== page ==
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Baltimore City

Now the Ulysses hotel, it was once The Latrobe

Exterior of the Latrobe Building at 2 East Read Street. It's been renamed Hotel Ulysses and was once the residence of the Latrobe family.

The one-time home of John H.B. Latrobe — a sedate old corner mansion sat at Charles and Read streets — sat just a block north of the Washington Monument in Mount Vernon.

It was a fashionable address. Just across the street was the residence of former Baltimore Mayor James Preston, and so many other people who mattered in the city’s political, social and business life were less than a ten-minute walk away.

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John Hazlehurst Boneval Latrobe was a wealthy man with a pedigree. Born in Philadelphia, he was the son of architect Benjamin Henry Latrobe, who designed the U.S. Capitol and Baltimore’s Basilica of the Assumption. Benjamin H. Latrobe did pioneering engineering work for the Baltimore and Ohio Railroad, including the Thomas Viaduct, a Roman arch stone bridge that spans the Patapsco River from Relay to Elkridge.

Latrobe possessed the creative gene. He was a patent lawyer and inventor who gave us the Latrobe stove, patented as the Baltimore Heater, a cast iron parlor stove that fit into a fireplace. The stove, filled with coal, had pipes attached to channel warm air to other parts of the house through metal connections within a chimney.

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It may not have been a perfect heating device, but it certainly took the chill off a cold morning. He brought the stove out in 1846 and made a fortune.

The inventor died in 1891. His wife Virginia, who was born in 1815 and lived until 1903, resided at their home at Charles and Read. When she died, things started happening.

The property was sold, and by 1911, plans were announced for a nine-story apartment house on the Latrobe site, along with the old Gen. Clinton Riggs home next. Riggs himself developed the site but wisely employed the Latrobe pedigree.

That name was golden. There was a Latrobe monument on North Broadway to former Baltimore Mayor Ferdinand Claiborne Latrobe, who served for seven terms. His home, which faced his parent’s residence, was across the street at 904 N. Charles St.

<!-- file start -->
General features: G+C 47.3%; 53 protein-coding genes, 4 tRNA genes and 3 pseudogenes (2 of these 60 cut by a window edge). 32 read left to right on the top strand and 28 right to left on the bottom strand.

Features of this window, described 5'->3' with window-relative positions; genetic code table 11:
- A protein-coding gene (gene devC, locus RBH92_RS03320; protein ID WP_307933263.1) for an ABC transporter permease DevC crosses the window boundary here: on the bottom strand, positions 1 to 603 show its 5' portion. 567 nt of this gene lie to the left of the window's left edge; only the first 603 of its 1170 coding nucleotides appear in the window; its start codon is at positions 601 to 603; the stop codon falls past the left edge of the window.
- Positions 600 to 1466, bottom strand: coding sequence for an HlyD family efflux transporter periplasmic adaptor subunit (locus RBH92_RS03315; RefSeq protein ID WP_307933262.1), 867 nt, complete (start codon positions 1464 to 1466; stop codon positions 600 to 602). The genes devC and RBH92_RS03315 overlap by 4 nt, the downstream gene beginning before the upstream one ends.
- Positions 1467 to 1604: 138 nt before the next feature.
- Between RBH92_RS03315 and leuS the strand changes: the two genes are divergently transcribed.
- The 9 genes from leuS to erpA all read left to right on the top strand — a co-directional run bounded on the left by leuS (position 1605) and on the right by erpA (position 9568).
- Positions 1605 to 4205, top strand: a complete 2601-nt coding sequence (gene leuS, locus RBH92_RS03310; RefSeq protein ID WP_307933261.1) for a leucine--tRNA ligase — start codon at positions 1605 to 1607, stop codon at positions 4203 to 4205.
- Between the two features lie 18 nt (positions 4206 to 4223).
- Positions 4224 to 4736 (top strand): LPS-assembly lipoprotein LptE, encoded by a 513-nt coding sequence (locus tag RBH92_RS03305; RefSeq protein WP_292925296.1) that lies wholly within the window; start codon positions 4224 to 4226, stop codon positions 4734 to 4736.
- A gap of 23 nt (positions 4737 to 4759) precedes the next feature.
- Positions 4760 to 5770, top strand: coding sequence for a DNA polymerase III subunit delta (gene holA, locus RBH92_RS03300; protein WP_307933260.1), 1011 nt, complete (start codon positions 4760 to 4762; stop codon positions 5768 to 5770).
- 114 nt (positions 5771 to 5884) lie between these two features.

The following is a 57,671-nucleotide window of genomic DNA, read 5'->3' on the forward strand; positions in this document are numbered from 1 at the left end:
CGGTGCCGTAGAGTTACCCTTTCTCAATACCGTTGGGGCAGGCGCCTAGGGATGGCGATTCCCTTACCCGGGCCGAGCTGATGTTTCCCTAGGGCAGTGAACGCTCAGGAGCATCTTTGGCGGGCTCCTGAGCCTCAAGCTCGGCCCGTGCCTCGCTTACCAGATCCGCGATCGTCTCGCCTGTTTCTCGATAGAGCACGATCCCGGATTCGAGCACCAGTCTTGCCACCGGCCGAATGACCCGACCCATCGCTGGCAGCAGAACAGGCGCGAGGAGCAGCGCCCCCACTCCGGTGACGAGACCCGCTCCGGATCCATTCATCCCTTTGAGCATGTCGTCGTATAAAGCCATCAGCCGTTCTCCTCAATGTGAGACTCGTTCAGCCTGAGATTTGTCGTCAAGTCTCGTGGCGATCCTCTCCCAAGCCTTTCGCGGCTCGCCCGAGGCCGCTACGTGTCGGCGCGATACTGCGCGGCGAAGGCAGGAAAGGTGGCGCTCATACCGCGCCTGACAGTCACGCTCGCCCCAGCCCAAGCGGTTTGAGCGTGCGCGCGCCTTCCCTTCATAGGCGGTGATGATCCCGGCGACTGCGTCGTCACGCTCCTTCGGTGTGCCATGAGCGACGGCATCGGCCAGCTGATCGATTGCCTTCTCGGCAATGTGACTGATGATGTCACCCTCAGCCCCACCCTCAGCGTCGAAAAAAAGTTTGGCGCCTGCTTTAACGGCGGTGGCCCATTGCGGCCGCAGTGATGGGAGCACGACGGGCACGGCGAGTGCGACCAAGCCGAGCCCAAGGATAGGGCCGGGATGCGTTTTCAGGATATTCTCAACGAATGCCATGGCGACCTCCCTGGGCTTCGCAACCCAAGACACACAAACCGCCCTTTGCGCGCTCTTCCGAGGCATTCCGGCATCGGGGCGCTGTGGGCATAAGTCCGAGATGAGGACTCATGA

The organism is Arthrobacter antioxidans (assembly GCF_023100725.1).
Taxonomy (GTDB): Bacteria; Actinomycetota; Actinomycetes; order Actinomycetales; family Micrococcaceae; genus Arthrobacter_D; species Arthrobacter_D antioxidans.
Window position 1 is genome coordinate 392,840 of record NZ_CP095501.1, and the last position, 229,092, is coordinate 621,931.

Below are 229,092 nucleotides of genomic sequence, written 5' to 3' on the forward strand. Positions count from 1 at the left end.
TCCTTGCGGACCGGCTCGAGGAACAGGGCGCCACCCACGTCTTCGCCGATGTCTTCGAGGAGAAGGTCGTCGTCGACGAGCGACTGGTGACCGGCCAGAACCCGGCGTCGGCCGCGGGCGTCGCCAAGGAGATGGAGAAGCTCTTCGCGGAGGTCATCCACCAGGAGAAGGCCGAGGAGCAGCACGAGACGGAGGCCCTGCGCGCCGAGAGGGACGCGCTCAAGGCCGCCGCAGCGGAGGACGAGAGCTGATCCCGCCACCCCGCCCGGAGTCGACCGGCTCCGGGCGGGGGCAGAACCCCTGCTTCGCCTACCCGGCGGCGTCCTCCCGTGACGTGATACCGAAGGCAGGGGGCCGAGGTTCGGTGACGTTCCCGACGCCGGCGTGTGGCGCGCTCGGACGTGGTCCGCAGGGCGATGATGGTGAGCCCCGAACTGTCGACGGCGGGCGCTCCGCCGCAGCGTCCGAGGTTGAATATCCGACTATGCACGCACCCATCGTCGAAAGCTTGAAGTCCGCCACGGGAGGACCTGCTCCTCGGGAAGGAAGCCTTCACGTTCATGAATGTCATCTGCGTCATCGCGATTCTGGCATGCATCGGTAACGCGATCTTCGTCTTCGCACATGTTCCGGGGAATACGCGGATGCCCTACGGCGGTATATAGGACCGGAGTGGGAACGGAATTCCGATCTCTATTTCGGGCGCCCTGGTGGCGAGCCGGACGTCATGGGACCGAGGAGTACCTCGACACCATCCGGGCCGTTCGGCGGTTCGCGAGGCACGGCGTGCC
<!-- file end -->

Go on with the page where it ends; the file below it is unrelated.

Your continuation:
There was also a watercraft Latrobe, a Chesapeake Bay steamer owned by the city of Baltimore that was used to break the ice in the harbor and, in the summer, take children on excursions.

Exterior of the Latrobe Building at 2 East Read Street. It's been renamed Hotel Ulysses and was once the residence of the Latrobe family.

There was a Latrobe School on West Hill Street and a building and loan and association on Reisterstown Road that shared the name.

So when the old family homestead was torn down and a new apartment house went up, it was naturally named The Latrobe.

And like the genteel residents of this fashionable thoroughfare, The Latrobe, designed in a darkish gray brick by architect Edward H. Glidden, soon acquired the tone of solid respectability.

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A member of the family, Ellen Virginia Latrobe, came back to the site of her family’s old homestead and rented an apartment in the building. She lived there for many years.

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Glidden was a prolific designer who specialized in these roomy old apartments and produced places such as the Homewood (now a Johns Hopkins student residence) and then his most famous, the Marlborough, where the art-collecting Cone sisters lived on Eutaw Place.

Glidden’s buildings were designed for the taste of the times and the pocketbooks of the people who rented flats. The original 44 apartments in these buildings were roomy, although there were a number of smaller units known as bachelor flats.

By the 1960s, the Latrobe was remade as an office building and served physicians, architects and engineers who practiced along what was now a commercial street.

But the Latrobe name is gone now, replaced by a name from Greek myth.

The Hotel Ulysses has been a while in the making. Construction began several years ago. Southway Builders set up circular construction chutes (something similar, though much larger than the elder Latrobe’s heating pipes). These round containers held the debris created when the maze of old offices, once apartments, were gutted.

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Much of the work was done during the COVID-19 shutdown and did not attract much notice in the Mount Vernon neighborhood.

Then, toward the end of summer, the name Ulysses was placed on the 116-room boutique hotel that emerged from the shell of the former Latrobe. Before long, guests were booking rooms and ordering martinis at the hotel’s stylish bar.


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